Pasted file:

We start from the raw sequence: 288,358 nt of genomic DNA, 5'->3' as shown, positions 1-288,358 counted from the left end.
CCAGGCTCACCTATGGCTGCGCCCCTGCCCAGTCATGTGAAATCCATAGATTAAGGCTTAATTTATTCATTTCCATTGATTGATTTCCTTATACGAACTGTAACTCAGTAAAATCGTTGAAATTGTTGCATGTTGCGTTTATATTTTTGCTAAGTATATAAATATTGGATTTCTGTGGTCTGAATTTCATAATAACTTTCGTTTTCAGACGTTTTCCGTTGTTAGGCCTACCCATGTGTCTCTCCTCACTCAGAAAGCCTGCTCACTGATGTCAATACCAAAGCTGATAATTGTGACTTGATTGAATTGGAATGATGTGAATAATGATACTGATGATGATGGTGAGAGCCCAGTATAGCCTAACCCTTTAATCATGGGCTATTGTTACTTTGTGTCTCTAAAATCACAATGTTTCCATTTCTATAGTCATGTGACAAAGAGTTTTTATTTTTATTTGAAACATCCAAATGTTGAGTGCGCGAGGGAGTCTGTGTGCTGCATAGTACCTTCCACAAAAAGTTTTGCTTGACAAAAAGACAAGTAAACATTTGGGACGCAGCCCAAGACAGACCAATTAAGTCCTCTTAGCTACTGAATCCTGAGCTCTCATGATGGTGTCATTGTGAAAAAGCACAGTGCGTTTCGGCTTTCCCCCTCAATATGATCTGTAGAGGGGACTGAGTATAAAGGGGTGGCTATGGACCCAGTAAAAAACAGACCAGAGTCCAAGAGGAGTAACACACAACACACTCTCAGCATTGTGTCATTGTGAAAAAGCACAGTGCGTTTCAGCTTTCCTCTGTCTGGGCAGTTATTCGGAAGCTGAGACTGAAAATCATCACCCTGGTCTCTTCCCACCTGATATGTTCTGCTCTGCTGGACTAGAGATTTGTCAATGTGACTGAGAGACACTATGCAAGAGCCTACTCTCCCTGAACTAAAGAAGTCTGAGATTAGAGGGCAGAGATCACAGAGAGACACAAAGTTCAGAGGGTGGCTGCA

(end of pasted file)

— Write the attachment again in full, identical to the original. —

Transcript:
We start from the raw sequence: 288,358 nt of genomic DNA, 5'->3' as shown, positions 1-288,358 counted from the left end.
CCAGGCTCACCTATGGCTGCGCCCCTGCCCAGTCATGTGAAATCCATAGATTAAGGCTTAATTTATTCATTTCCATTGATTGATTTCCTTATACGAACTGTAACTCAGTAAAATCGTTGAAATTGTTGCATGTTGCGTTTATATTTTTGCTAAGTATATAAATATTGGATTTCTGTGGTCTGAATTTCATAATAACTTTCGTTTTCAGACGTTTTCCGTTGTTAGGCCTACCCATGTGTCTCTCCTCACTCAGAAAGCCTGCTCACTGATGTCAATACCAAAGCTGATAATTGTGACTTGATTGAATTGGAATGATGTGAATAATGATACTGATGATGATGGTGAGAGCCCAGTATAGCCTAACCCTTTAATCATGGGCTATTGTTACTTTGTGTCTCTAAAATCACAATGTTTCCATTTCTATAGTCATGTGACAAAGAGTTTTTATTTTTATTTGAAACATCCAAATGTTGAGTGCGCGAGGGAGTCTGTGTGCTGCATAGTACCTTCCACAAAAAGTTTTGCTTGACAAAAAGACAAGTAAACATTTGGGACGCAGCCCAAGACAGACCAATTAAGTCCTCTTAGCTACTGAATCCTGAGCTCTCATGATGGTGTCATTGTGAAAAAGCACAGTGCGTTTCGGCTTTCCCCCTCAATATGATCTGTAGAGGGGACTGAGTATAAAGGGGTGGCTATGGACCCAGTAAAAAACAGACCAGAGTCCAAGAGGAGTAACACACAACACACTCTCAGCATTGTGTCATTGTGAAAAAGCACAGTGCGTTTCAGCTTTCCTCTGTCTGGGCAGTTATTCGGAAGCTGAGACTGAAAATCATCACCCTGGTCTCTTCCCACCTGATATGTTCTGCTCTGCTGGACTAGAGATTTGTCAATGTGACTGAGAGACACTATGCAAGAGCCTACTCTCCCTGAACTAAAGAAGTCTGAGATTAGAGGGCAGAGATCACAGAGAGACACAAAGTTCAGAGGGTGGCTGCA